[alert variation=”alert-info”]Publisher: Knopf
Formats: Hardcover, Paperback, Kindle, eBook, Audible, Audio Book
Purchase: Powell’s | Amazon | IndieBound | Barnes & Noble | iBooks[/alert]

Katherine Heiny’s Single, Carefree, Mellow is a cutting book of stories about people searching for human connection in all the wrong places. The threads that tie these stories together are infidelity, disconnection, and the type of ennui that plagues characters whose problems run about as hot as living without air conditioning, the death of a four-legged friend, or the illicit affairs that haunt nearly every heroine in the collection.

None of the stories stray too far from each other thematically, and most read like R rated Friends episodes. Heiny has an impeccable ear for dialogue and a sparkling crystalline prose, complete with a calculated humor that leaps off the page in all the right spots.

One story that bubbled to the top was “The Rhett Butlers.” Heiny pulls the reader into the mind of a seventeen-year old girl who is carrying on an illicit affair with her history teacher, Mr. Eagleton. This vulnerable narrator is sealed off in her secret affair, striving to understand her relationship with Mr. Eagleton and the broader world they are forced to inhabit. After he shows her a porn film she muses “you are young enough to still have your parents always in the back of your mind, and you are heartbroken to think that your mother lives in a world where such films exist.” The narrator lives in that vulnerable space between childhood and adulthood, and like most of the characters throughout the collection, a seeming lack of emotional depth is deferred to a keen sense of heartbreakingly hilarious detail.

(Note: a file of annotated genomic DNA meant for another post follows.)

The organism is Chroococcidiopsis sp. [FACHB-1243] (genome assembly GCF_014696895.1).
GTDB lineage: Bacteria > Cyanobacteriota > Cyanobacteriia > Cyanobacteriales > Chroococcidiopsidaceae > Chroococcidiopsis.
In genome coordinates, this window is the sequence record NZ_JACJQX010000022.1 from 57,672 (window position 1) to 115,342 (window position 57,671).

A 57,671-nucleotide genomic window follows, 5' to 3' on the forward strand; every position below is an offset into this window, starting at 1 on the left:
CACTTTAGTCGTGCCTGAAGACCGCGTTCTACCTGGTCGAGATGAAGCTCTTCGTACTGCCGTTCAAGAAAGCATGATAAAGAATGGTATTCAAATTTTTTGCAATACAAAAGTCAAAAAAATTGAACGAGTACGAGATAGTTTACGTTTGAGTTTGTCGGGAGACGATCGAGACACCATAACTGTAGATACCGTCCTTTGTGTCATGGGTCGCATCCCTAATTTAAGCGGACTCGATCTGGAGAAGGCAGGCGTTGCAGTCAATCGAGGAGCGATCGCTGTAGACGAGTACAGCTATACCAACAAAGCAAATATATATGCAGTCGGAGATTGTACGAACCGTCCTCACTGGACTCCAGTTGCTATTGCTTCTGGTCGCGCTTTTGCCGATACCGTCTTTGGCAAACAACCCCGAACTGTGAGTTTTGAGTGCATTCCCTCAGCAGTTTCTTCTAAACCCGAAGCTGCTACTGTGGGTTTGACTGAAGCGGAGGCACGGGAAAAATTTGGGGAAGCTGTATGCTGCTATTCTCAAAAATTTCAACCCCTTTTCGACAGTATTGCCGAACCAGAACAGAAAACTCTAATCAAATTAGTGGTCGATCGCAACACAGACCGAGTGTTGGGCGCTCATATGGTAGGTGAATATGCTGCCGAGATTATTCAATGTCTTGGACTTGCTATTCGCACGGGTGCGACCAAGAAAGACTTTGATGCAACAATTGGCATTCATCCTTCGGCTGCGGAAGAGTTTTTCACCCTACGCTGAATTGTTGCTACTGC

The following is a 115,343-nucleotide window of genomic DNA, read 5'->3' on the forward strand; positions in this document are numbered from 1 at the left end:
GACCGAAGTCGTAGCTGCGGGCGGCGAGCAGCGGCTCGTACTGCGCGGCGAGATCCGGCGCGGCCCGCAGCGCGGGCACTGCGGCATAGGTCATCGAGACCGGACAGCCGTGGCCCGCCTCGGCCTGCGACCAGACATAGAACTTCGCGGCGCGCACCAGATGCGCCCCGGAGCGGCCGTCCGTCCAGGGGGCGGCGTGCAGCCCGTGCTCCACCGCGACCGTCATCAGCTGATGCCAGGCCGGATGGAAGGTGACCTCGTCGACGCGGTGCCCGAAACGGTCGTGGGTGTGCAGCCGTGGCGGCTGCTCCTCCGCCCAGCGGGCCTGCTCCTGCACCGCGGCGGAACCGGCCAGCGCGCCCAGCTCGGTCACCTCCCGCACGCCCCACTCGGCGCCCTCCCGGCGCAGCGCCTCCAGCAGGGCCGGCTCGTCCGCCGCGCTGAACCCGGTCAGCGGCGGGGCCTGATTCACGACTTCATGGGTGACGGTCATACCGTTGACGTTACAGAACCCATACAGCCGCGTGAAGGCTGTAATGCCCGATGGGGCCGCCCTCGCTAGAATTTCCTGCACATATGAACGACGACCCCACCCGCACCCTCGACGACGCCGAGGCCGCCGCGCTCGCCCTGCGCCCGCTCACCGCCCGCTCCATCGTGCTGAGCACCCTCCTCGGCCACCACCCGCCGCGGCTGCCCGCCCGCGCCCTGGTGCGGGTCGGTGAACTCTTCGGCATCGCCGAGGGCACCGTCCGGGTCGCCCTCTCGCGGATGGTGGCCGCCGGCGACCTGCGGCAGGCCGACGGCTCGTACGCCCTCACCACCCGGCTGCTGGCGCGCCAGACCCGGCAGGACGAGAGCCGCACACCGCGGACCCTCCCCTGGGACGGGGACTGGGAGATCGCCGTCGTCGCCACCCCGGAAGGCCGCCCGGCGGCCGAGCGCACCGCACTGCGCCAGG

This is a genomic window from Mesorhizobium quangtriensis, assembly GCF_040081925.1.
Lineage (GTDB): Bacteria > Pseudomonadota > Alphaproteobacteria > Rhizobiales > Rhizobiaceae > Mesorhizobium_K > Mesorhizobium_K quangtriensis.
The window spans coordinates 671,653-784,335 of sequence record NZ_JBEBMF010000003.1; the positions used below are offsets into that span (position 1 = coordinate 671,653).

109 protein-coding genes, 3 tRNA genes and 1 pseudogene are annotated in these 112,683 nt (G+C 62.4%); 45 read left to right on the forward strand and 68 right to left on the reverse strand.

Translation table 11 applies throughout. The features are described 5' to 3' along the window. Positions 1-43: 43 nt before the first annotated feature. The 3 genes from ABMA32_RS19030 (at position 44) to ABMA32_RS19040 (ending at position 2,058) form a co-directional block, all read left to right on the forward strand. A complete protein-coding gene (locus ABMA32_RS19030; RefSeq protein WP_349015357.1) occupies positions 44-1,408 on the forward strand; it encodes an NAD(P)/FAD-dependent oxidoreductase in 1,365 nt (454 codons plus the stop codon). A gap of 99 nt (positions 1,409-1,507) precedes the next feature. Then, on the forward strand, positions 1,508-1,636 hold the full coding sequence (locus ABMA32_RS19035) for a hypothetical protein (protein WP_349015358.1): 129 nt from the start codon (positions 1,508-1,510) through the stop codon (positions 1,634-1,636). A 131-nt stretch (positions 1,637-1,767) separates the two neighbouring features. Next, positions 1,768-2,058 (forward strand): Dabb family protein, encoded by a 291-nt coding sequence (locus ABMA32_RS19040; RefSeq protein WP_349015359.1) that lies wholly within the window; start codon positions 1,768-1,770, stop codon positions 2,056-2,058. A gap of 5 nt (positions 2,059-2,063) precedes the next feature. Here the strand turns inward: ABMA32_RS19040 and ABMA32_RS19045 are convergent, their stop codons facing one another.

No one in Single, Carefree, Mellow is anything like the title suggests, mainly because these characters inhabit that point of conflict between their own expectations and choices and the constraint of what is expected of them, either by the people around them or by broader societal standards. Heiny elevates the mundane to the magical in her characters’ strivings for connection. This is a highly readable book.

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